Hurtling at breakneck speed through an unprecedented technological revolution, it is easy to become engulfed in architecture’s tectonic possibilities. We live in the age of iPhones and Apps, and practice in the age of BIM and VR.
Architects are deeply fascinated by the limitless opportunities of technology. But fascination with the new and now must not blind us to the most important, most urgent, tectonic demand on architecture: arresting climate change. Through the Paris Agreement on Climate Change, our generation of architects has received a mandate to create carbon-free buildings, to retool EVERYTHING about the way we design, construct, occupy, operate, maintain, and renew buildings.
The tectonics of architecture are not an end, but a means. Architecture serves human purposes. Today, those purposes are driving forward into uncharted territory just a rapidly as the technological revolution.
The astounding size of global population, and the effects of our numbers, are the accelerants propelling today’s humanistic dimensions of architecture. Scientists have termed this the “anthropocene” era, meaning human impacts define earth’s current geological era. In addition, today the majority of people live in cities; by century’s end nearly nine in ten will. For earth, it is the anthropocene; for people, the urban era.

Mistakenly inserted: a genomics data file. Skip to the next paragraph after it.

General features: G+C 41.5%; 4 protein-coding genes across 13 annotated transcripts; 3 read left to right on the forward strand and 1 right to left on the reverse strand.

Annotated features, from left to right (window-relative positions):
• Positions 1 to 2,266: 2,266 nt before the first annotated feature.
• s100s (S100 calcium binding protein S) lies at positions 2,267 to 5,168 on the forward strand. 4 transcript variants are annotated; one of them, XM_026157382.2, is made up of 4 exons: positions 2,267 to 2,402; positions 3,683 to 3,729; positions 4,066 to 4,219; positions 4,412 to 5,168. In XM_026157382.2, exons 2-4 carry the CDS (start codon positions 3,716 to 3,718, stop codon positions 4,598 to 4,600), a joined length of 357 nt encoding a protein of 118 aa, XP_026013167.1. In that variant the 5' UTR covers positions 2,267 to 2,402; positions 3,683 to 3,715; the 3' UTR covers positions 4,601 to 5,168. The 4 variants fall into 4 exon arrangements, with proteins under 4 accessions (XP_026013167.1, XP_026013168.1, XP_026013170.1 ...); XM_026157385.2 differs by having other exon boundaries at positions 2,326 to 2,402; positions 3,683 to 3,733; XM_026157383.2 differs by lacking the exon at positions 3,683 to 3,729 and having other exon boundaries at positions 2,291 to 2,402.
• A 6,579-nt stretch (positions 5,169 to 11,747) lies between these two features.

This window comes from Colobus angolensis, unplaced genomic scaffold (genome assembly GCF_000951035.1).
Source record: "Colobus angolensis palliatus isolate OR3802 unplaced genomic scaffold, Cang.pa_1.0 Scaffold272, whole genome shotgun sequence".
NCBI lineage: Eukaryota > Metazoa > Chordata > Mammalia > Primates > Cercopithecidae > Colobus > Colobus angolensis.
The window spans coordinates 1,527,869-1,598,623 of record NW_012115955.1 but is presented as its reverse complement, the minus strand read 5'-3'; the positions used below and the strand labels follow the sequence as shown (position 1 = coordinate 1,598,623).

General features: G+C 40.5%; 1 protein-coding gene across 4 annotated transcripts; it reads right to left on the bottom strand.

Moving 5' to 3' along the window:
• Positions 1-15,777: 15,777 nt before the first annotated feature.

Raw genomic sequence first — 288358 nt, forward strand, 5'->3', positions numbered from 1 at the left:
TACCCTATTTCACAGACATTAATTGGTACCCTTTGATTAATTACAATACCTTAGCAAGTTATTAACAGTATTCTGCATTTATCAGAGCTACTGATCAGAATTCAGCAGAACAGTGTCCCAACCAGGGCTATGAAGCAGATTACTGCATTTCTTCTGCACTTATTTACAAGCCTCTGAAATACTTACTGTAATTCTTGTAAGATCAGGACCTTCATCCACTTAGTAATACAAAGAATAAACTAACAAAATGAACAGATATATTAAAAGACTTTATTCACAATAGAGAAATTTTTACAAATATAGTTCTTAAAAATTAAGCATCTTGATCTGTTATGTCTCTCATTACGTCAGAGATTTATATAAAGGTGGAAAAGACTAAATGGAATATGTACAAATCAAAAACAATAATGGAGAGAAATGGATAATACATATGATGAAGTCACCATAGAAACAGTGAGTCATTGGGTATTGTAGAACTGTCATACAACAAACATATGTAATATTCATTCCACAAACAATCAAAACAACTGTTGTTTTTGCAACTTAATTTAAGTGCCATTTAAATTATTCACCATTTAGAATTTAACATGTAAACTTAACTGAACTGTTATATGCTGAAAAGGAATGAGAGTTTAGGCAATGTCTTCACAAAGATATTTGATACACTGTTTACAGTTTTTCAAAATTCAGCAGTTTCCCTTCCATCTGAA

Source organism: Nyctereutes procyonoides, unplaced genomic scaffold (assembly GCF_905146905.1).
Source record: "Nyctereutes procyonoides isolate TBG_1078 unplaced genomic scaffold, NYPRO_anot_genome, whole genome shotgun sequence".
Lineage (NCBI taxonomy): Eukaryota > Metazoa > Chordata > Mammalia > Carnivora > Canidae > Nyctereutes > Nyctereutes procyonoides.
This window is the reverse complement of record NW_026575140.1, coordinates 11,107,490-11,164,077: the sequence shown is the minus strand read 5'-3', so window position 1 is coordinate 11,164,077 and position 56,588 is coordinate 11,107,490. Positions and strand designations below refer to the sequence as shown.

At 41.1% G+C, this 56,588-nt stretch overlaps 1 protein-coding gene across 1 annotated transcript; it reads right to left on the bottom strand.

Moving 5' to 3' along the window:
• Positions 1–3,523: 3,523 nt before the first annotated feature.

Factors defining current human conditions were codified at the Habitat III Summit into principles for global cooperation, titled the New Urban Agenda, and supported by seventeen Sustainable Development Goals. For architects, the Agenda and Goals define a comprehensive global development framework, EVERYWHERE, that considers the wellbeing of all people, EVERYONE.
Architects frequently opine about not being sufficiently understood, appreciated, and valued. Today, humanistic and tectonic revolutions define a relevance revolution for architecture. Nothing less than human destiny will be shaped by the urban conditions we create over the next generation. Nothing less than global climate and availability of sufficient resources to sustain life will be shaped by architecture’s tectonic transformation.
Architects have been offered relevance beyond our wildest yearnings. Whether we sought it or not, the world now demands a fundamental reorientation to both the humanistic and tectonic dimensions of our craft. If we cannot or will not rise to address these challenges, others will. The 21st century mandate for architecture is to reshape the world: Everything - Everywhere - Everyone. What exciting and challenging times for architects! What will we make of them?
Middle Atlantic Regional Council (MARC)
Regional Director/Councilor 2013-15 – representing the AIA District of Columbia, AIA Delaware, and AIA Maryland on the AIA National Board of Directors and AIA National Strategic Council